Ultrasound Detects Rh-Disease Complication in Womb

It negates the need for repeated amniocentesis, study finds

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By Serena Gordon
HealthDay Reporter

THURSDAY, July 13, 2006 (HealthDay News) -- Using Doppler ultrasound tests to detect severe anemia in an unborn baby -- a complication of Rh disease -- is just as effective, if not more so, than the current standard of care, amniocentesis, a new study found.

That's good news for pregnant women with Rh disease, a blood incompatibility between mother and baby, who might have needed five or six invasive amniocentesis procedures throughout their pregnancy to monitor the baby's health.

"We can reliably detect fetal anemia with a non-invasive technique, saving women the risk of miscarriage or premature labor that comes from multiple amniocentesis," said one of the study's authors, Dr. Gareth Seaward, medical director of the labor and delivery unit at Mount Sinai Hospital and the University of Toronto.

Results of the study are published in the July 13 issue of the New England Journal of Medicine.

Rh disease generally occurs when a mother has Rh-negative blood and the father has Rh-positive blood. During pregnancy, some of the mother's blood and baby's blood inevitably mixes. If the baby has Rh-positive blood, the mother's body will begin to develop antibodies to fight against the incompatible blood. During a woman's first pregnancy, this isn't usually a problem, because the mother's body hasn't had enough time to develop antibodies, or not enough blood has mixed between mother and baby to cause the mother's immune system to respond, according to the March of Dimes.

An estimated 4,000 infants are born each year in the United States with Rh disease.

In subsequent pregnancies with an Rh-positive baby, however, this can be a potentially deadly problem if the mother isn't treated with preventive medication that stops the body's immune response to the positive blood cells. If a mother's body has developed antibodies to Rh-positive blood, it will attempt to destroy any Rh-positive blood cells it comes in contact with. If enough fetal blood cells are destroyed, anemia, jaundice, brain damage and even death can occur.

But, by monitoring the baby's health in the womb, doctors can intervene with blood transfusions for the baby if the baby's anemia gets severe enough. Currently, the usual way this is done is through amniocentesis repeated periodically throughout a pregnancy.

But, amniocentesis is an invasive procedure that carries the risk of miscarriage, infection and more. And, in an accompanying editorial in the journal, Dr. Kenneth J. Moise Jr., with the department of obstetrics and gynecology at the University of North Carolina School of Medicine, pointed out that the amniocentesis procedure itself could make Rh disease worse by mixing the mother's and baby's blood to a greater degree.

To diagnose fetal anemia with Doppler ultrasound, doctors measure the blood flow through the unborn baby's brain. Babies with anemia have thinner blood that moves faster through the brain.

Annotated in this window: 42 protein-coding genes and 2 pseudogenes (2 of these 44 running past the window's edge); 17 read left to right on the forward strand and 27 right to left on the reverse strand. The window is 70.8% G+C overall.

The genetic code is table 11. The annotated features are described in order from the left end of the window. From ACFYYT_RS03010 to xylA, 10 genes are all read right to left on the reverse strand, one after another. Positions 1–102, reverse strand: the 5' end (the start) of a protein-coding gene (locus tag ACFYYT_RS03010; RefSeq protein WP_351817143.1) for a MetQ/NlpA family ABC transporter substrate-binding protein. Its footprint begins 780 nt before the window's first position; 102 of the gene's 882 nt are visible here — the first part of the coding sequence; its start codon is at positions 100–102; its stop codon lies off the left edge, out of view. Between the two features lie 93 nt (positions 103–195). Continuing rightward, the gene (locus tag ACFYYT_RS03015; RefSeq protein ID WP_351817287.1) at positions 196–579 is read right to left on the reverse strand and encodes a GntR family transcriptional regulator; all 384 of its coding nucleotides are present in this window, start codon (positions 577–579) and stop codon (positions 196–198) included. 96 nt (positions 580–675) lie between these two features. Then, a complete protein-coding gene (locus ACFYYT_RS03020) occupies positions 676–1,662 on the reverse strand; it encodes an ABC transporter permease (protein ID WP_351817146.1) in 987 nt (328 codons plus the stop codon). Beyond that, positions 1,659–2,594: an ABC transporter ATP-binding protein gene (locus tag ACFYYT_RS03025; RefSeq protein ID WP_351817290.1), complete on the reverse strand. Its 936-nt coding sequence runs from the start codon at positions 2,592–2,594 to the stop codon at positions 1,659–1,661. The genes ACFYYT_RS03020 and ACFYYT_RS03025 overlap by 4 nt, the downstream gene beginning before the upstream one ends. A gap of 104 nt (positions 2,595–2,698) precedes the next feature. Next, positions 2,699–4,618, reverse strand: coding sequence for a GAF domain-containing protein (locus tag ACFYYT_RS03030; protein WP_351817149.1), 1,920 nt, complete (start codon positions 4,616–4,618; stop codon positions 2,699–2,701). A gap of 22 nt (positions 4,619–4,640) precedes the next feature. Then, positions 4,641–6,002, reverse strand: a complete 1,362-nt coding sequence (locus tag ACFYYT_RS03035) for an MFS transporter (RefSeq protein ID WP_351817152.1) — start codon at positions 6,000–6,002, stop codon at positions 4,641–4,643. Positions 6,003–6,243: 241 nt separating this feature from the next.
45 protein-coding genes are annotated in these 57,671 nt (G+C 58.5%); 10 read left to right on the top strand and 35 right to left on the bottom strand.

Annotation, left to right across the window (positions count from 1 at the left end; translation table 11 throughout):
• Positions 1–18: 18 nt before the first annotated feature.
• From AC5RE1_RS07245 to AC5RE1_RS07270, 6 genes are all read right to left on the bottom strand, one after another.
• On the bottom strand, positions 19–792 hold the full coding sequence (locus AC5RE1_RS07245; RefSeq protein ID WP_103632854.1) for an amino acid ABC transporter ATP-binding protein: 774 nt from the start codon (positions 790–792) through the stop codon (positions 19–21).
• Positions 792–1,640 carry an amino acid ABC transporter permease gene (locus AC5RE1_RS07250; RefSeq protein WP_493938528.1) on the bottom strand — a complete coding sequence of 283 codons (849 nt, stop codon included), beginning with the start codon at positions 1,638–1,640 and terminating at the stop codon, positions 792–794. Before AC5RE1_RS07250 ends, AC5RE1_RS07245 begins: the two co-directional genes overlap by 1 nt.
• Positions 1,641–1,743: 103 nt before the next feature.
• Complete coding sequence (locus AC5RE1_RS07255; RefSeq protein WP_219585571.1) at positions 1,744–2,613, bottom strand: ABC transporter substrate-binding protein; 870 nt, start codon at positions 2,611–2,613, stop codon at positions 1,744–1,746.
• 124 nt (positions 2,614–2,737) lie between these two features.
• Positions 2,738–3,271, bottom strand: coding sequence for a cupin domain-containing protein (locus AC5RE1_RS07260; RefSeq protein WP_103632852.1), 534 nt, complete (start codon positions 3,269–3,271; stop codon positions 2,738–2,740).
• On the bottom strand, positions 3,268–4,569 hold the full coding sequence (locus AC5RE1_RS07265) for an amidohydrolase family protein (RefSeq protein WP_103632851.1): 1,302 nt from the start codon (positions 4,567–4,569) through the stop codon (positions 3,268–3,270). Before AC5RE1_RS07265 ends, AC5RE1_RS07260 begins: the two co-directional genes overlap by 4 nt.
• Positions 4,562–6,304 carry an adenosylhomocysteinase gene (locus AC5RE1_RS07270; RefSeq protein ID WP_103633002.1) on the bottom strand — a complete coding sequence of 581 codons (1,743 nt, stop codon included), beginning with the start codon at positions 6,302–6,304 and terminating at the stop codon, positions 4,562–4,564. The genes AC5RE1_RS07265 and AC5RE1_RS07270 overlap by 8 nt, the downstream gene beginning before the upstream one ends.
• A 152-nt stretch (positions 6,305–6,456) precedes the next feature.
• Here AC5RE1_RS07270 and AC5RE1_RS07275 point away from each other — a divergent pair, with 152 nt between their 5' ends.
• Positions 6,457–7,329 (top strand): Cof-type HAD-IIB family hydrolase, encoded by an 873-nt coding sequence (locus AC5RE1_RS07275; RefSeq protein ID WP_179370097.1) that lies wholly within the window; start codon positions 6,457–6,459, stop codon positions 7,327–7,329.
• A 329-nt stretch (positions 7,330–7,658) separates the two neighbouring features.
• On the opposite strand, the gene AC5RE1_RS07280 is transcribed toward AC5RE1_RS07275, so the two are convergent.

To assess whether Doppler ultrasound was as effective as amniocentesis, researchers from Europe, Canada and the United States recruited 164 pregnant women who had evidence of Rh antibodies. One woman was pregnant with twins, so the study included 165 fetuses.

The study volunteers underwent both amniocentesis and Doppler ultrasound. The researchers didn't know the outcome of the ultrasound test (given first) until after the amniocentesis was performed.

They found that Doppler ultrasonography had a sensitivity rate of 88 percent, compared to 76 percent for amniocentesis. Sensitivity refers to the number of people who actually have a condition that are positively identified. Doppler ultrasonography had a specificity of 82 percent, compared to 77 percent for amniocentesis. Specificity refers to the number of people who don't have a particular condition who are correctly diagnosed.

Overall, the study found that the accuracy of ultrasound was 85 percent, versus 76 percent for amniocentesis.

"Non-invasive ultrasound is as good, if not better, in the detection of fetal anemia than an invasive test," Seaward said. "By using it, we're picking up as many fetal anemias and not exposing the pregnancy to the miscarriage rates of multiple amniocentesis."

Moise, who is the Upjohn distinguished professor of obstetrics and gynecology, added, "There's now a better test, a more accurate test with a lot less risk."

Both doctors said they would now recommend Doppler ultrasound over amniocentesis in most cases.

Moise said that if you're pregnant and have Rh antibodies, and your doctor or hospital still only performs amniocentesis to check on your baby's health, ask to be referred to a center that's already performing Doppler ultrasounds.

He said most large medical centers are using Doppler ultrasound. But, he added, in small communities where it would take a woman a long time to get to a hospital that performs these ultrasounds, it might make sense to still have an amniocentesis.

More information

The March of Dimes has more information on Rh disease.

SOURCES: Gareth Seaward, M.D., medical director, labor and delivery unit, Mount Sinai Hospital, University of Toronto, Canada; Ken Moise, M.D., Upjohn distinguished professor of obstetrics and gynecology, University of North Carolina School of Medicine, Chapel Hill; July 13, 2006, New England Journal of Medicine

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